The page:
‘Makes for theatre that packs a punch’: ANGRY – Southwark Playhouse

In London theatre, Opinion, Plays, Reviews by Laura KresslyLeave a Comment

Southwark Playhouse, London – until 10 March 2018
Guest reviewer: Joanna Trainor

“Remember me; I sparkled.” Philip Ridley’s ability to write about the most grotesque scenarios with the most beautiful language will never cease to amaze.

The director tweeted to say he was glad I enjoyed the show, but “enjoy” never feels like the right word for Ridley. Uncomfortable, anxious, grossed out, but oddly moved by the whole thing seems far more appropriate. And let’s face it, we wouldn’t want our in yer face theatre any other way.

Angry is a series of stand-alone monologues performed by Georgie Henley (HER) and Tyrone Huntley (HIM). They vary in length and topic from a minute on a literal murder on the dancefloor, to a strangely emotive extended piece on a boy with a bloodshot eye at Victoria Park.

HIM and HER alternate who delivers which piece on a show-by-show basis, and it’s fair to say that the person who goes second gets the better gig. In this version that person was Huntley.

The eponymous piece, Angry, that opens the show is a little purposelessly shoutier than the usual Ridley. Screaming at a volume you didn’t think humans were capable of, it’s disconcerting but ultimately not that effective. A disappointing beginning to something that finishes so spectacularly.

That something is Air – reminiscent of Mercury Fur; as the every-day seamlessly becomes extraordinarily awful. Huntley makes the scenario sound entirely plausible; his innocence giving rationale to a series of events that seem unfathomable.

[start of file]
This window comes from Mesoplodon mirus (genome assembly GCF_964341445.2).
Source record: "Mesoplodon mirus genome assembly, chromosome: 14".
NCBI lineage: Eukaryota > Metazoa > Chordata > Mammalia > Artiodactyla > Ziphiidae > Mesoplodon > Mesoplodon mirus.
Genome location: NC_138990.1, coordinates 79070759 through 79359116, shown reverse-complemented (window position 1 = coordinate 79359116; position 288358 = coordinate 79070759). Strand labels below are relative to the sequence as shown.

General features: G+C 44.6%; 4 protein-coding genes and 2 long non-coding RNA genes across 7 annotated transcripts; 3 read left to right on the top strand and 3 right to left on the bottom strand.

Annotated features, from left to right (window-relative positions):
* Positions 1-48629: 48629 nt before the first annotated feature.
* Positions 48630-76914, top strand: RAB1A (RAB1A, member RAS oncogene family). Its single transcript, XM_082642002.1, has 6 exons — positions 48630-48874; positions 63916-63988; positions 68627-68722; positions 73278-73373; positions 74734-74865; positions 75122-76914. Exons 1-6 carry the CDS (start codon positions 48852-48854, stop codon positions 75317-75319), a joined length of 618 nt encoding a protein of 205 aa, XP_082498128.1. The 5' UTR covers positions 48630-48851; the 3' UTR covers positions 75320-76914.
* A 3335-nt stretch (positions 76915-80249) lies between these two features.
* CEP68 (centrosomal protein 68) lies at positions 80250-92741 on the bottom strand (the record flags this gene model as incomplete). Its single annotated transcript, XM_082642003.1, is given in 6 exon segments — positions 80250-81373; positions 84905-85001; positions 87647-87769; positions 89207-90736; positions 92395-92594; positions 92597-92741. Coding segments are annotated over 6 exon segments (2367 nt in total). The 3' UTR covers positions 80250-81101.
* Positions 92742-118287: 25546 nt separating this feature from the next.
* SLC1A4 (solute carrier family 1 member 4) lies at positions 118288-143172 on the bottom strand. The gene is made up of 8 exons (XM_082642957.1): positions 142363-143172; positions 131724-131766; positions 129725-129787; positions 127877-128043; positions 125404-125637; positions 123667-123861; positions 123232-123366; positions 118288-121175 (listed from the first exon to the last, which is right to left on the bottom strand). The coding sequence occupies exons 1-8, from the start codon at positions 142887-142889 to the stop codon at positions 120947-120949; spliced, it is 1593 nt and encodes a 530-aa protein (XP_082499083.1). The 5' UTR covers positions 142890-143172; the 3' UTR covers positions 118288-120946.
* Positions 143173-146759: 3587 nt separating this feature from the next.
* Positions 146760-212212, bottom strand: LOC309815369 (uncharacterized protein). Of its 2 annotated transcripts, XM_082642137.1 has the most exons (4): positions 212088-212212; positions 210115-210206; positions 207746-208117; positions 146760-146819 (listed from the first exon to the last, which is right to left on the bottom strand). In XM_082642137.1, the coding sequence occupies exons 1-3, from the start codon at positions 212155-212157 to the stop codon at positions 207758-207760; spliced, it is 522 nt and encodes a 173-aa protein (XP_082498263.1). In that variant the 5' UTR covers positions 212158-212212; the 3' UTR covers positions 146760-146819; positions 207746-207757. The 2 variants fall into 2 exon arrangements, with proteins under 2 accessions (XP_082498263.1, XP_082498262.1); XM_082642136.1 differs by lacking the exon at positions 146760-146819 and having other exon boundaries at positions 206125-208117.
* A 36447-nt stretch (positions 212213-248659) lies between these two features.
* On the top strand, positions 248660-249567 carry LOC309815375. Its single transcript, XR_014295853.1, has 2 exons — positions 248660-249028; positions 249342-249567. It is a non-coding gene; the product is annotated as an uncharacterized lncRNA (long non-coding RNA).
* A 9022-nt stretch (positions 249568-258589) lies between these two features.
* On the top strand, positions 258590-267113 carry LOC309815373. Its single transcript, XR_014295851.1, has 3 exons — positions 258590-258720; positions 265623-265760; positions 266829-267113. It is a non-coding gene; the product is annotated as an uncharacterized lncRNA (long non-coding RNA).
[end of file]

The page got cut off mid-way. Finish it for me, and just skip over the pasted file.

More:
The primal drumming, from sound designer Jim Whitcher, builds an unbearable amount of tension in your chest. Usually sitting in the round creates an atmosphere of camaraderie in the theatre but this noise, and Cassie Mitchell’s lighting, does a good job of isolating you from any other audience members in an increasingly claustrophobic environment. We are trapped with Huntley in the airless space, fighting for breath alongside him.

It’s not peak Ridley, but still makes for theatre that packs a punch.

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Laura Kressly
Laura is a US immigrant who has lived in the UK since 2004. Originally trained as an actor with a specialism in Shakespeare, she enjoyed many pre-recession years working as a performer, director and fringe theatre producer. When the going got too tough, she took a break to work in education as a support worker, then a secondary school drama teacher. To keep up with the theatrical world, she started reviewing for Everything Theatre and Remotegoat in 2013. In 2015, Laura started teaching part time in order to get back into theatre. She is now a freelance fringe theatre producer and runs her independent blog, theplaysthethinguk.com.
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Laura Kressly on RssLaura Kressly on Twitter
Laura Kressly
Laura is a US immigrant who has lived in the UK since 2004. Originally trained as an actor with a specialism in Shakespeare, she enjoyed many pre-recession years working as a performer, director and fringe theatre producer. When the going got too tough, she took a break to work in education as a support worker, then a secondary school drama teacher. To keep up with the theatrical world, she started reviewing for Everything Theatre and Remotegoat in 2013. In 2015, Laura started teaching part time in order to get back into theatre. She is now a freelance fringe theatre producer and runs her independent blog, theplaysthethinguk.com.

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